In early 2016, Japanese firm Hitachi Construction Machinery (HCM), which manufactures mining equipment, including excavators and dump trucks, began a worldwide search for suitable targets to grow its revenues.
It identified the then ASX listed Bradken as an attractive takeover option, seeing its operations as being highly complementary, and as an avenue to extend its reach into the Australian mining industry.
HCM’s all-cash offer was for 100 percent ownership of Bradken, for an enterprise value of approximately $976 million.
MinterEllison advised the Tokyo based HCM on its first public market takeover in Australia. HCM had also never previously pursued an acquisition of a publicly listed company. For these reasons, the deal was transformational for HCM.
Advising HCM on the offer was a team led by partners Alberto Colla and Bart Oude-Vrielink.
Bradken manufactures machined cast iron and steel equipment for the energy, mining and rail industries. It employs approximately 3,500 people in 24 locations around the world, including the USA, the UK, India, China, Canada and South Africa.
MinterEllison was involved from commencement to completion, spanning approximately 9 months.
MinterEllison undertook the Australian legal due diligence for HCM, and coordinated the legal due diligence in the other jurisdictions in which Bradken operates.
HCM's offer was subject to clearance from numerous regulators, including the Foreign Investment Review Board (FIRB), the Australian Competition and Consumer Commission (ACCC) and equivalent competition authorities in a number of other jurisdictions in which Bradken operates. Due to Bradken’s involvement in supplying components to the US military, there were additional, sensitive US regulatory approvals that needed to be obtained.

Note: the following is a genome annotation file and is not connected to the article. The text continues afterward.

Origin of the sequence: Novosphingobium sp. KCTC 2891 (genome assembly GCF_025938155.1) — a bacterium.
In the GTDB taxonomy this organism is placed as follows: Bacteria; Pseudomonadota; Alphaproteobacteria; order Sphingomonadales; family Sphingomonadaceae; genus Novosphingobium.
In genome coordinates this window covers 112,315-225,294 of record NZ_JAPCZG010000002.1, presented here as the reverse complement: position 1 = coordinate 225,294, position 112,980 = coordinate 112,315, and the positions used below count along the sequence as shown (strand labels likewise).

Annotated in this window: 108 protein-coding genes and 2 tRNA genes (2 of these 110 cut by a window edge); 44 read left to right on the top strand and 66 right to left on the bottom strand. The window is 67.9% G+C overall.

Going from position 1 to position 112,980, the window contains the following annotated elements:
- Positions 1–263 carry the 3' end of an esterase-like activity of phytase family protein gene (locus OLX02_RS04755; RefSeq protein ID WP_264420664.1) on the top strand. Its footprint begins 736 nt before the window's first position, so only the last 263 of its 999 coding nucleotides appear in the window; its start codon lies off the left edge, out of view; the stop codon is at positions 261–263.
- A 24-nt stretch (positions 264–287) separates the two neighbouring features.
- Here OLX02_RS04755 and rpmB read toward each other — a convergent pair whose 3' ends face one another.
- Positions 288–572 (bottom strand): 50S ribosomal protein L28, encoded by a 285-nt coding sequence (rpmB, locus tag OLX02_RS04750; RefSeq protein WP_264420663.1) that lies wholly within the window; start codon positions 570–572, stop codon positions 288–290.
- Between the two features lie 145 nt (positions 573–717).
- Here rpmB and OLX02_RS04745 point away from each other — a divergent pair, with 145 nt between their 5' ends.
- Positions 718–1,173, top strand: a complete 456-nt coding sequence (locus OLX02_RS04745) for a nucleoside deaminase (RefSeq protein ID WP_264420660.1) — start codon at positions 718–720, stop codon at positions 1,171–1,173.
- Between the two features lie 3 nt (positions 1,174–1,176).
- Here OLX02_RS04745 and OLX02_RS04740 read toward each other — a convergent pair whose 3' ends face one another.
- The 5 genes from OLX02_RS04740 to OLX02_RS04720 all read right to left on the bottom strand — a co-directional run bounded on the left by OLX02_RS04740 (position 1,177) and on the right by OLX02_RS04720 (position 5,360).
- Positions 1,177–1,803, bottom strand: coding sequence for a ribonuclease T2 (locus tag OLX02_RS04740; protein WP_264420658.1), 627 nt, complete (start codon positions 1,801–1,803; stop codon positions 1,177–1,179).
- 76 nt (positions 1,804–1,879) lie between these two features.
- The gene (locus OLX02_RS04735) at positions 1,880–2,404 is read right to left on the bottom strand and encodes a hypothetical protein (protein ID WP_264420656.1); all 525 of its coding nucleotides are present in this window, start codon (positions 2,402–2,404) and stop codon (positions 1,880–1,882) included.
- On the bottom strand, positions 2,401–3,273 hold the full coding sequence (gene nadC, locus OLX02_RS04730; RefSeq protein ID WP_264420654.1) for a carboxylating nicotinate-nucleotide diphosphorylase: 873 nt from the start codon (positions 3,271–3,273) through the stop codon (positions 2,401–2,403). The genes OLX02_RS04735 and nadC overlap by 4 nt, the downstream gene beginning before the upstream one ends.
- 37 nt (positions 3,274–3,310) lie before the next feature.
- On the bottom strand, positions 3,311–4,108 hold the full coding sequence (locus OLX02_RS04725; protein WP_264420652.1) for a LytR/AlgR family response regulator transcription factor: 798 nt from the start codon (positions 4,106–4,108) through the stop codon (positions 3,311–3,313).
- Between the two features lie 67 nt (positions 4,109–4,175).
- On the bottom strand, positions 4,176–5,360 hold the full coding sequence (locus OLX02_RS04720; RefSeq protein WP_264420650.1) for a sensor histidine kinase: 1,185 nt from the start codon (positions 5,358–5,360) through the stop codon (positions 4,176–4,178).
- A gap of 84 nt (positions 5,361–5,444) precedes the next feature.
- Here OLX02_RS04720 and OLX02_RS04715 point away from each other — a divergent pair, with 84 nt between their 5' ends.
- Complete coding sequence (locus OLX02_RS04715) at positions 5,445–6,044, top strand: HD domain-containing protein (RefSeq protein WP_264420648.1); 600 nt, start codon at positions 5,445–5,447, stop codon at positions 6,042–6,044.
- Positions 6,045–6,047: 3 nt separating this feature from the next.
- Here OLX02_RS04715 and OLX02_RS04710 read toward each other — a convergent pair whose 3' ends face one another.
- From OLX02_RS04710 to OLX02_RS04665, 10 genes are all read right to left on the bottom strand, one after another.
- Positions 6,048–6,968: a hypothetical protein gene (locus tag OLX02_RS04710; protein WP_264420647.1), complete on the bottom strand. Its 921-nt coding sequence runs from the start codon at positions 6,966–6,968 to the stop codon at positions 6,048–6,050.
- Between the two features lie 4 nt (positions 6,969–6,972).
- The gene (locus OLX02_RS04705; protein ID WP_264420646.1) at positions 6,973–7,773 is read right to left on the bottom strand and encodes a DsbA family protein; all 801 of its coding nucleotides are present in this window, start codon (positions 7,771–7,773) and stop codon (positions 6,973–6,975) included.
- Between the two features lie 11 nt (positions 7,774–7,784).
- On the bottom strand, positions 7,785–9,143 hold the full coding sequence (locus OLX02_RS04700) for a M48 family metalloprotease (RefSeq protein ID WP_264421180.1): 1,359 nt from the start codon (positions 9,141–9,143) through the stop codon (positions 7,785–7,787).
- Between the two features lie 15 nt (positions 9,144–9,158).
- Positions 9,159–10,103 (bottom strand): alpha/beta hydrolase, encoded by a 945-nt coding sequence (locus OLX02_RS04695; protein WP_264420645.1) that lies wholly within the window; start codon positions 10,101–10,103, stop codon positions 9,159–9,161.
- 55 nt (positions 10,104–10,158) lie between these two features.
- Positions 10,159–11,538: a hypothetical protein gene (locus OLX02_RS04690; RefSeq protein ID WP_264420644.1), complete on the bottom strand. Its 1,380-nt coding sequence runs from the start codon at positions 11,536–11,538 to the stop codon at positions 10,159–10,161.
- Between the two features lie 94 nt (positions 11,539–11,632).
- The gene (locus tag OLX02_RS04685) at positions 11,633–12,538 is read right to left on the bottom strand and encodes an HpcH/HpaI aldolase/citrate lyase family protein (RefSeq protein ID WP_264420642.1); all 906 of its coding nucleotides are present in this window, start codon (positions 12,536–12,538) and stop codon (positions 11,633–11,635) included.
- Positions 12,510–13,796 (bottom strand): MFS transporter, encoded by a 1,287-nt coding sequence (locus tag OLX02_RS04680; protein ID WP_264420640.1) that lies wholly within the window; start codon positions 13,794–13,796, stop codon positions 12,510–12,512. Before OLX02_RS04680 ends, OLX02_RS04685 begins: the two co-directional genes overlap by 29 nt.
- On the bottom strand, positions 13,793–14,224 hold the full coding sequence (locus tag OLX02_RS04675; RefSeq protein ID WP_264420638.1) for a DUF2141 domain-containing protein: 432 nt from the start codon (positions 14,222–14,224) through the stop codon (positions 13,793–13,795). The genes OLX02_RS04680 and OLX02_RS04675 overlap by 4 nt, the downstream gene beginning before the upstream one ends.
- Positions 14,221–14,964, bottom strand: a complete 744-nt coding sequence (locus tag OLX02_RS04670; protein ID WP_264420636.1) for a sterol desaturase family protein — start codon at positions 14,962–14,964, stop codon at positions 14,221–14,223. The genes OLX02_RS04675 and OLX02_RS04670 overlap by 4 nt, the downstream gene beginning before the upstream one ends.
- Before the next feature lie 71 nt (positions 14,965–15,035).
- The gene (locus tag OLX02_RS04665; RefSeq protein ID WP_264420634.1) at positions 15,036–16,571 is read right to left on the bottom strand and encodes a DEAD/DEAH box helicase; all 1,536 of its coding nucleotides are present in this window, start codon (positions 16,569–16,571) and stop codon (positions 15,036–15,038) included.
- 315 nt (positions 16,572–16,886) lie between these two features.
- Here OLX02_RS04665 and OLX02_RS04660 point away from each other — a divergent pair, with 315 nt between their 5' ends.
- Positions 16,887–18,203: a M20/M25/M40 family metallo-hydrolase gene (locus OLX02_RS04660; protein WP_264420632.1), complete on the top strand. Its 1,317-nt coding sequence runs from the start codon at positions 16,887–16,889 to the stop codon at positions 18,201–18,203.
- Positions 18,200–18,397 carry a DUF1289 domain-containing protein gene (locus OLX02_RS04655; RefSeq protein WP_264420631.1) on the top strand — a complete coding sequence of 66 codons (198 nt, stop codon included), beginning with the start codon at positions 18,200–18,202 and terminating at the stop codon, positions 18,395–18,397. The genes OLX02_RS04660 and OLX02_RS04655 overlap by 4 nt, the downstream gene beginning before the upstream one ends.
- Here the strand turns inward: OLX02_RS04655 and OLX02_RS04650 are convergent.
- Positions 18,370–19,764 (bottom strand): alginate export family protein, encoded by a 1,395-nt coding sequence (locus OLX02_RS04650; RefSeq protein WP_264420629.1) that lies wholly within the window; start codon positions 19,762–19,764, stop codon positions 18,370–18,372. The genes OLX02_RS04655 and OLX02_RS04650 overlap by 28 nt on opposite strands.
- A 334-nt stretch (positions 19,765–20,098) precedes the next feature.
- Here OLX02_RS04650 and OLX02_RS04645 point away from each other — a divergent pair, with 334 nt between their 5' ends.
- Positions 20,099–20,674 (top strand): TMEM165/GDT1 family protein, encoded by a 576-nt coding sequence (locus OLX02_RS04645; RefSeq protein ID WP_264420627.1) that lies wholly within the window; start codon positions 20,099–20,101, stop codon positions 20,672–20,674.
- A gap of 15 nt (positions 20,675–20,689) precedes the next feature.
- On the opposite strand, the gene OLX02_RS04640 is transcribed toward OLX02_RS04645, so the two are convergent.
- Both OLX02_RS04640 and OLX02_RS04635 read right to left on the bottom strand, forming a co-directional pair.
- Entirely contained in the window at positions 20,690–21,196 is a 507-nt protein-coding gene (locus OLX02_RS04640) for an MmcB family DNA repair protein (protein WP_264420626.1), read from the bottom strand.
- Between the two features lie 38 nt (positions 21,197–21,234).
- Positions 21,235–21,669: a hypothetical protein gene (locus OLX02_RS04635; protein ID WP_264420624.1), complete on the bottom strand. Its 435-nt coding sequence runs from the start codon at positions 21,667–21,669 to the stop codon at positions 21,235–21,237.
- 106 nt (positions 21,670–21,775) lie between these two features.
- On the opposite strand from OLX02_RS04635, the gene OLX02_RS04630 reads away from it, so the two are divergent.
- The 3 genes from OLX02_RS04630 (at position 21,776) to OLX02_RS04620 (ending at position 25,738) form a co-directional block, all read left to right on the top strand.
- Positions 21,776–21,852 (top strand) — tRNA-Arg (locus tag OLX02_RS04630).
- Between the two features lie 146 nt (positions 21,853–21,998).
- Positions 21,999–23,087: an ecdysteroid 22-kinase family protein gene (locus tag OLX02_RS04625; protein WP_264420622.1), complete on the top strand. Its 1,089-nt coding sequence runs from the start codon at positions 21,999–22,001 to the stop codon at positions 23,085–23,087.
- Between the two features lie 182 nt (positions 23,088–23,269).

MinterEllison engaged with our domestic regulators to secure approvals, and played a key coordinating role in securing the suite of foreign regulatory approvals.
Outwardly, Bradken’s business appeared quite straightforward. However, because Bradken has substantial business operations outside Australia, the legal due diligence was extensive and meant that the nature and scope of foreign regulatory conditions to the offer had to be carefully considered.
More than 50 percent of Bradken's revenue was derived from offshore markets and a complex capital and debt structure. Its shareholder base was also atypical in that it included two large private equity firms, and a strong institutional shareholder presence.
MinterEllison also drafted the offer documentation sent to Bradken shareholders. Achieving acceptance from key Bradken shareholders was imperative. To help with this, MinterEllison developed effective strategies to unlock acceptances from key shareholders, including from the two private equity firms who had previously submitted takeover proposals for Bradken and who had converted their debt into equity after HCM’s offer was announced.
By March 2017, the long list of regulatory approvals had been satisfied and the Bradken board confirmed to its shareholders that no rival offer had emerged in the five months since Hitachi's offer was first announced.
The strategies devised by MinterEllison to unlock acceptances from key Bradken shareholders and to otherwise create acceptance momentum proved effective: by the close of the offer, HCM had achieved an acceptance level of greater than 90 percent, entitling HCM to compulsorily acquire the remaining minority shareholdings and move to 100 percent ownership of Bradken.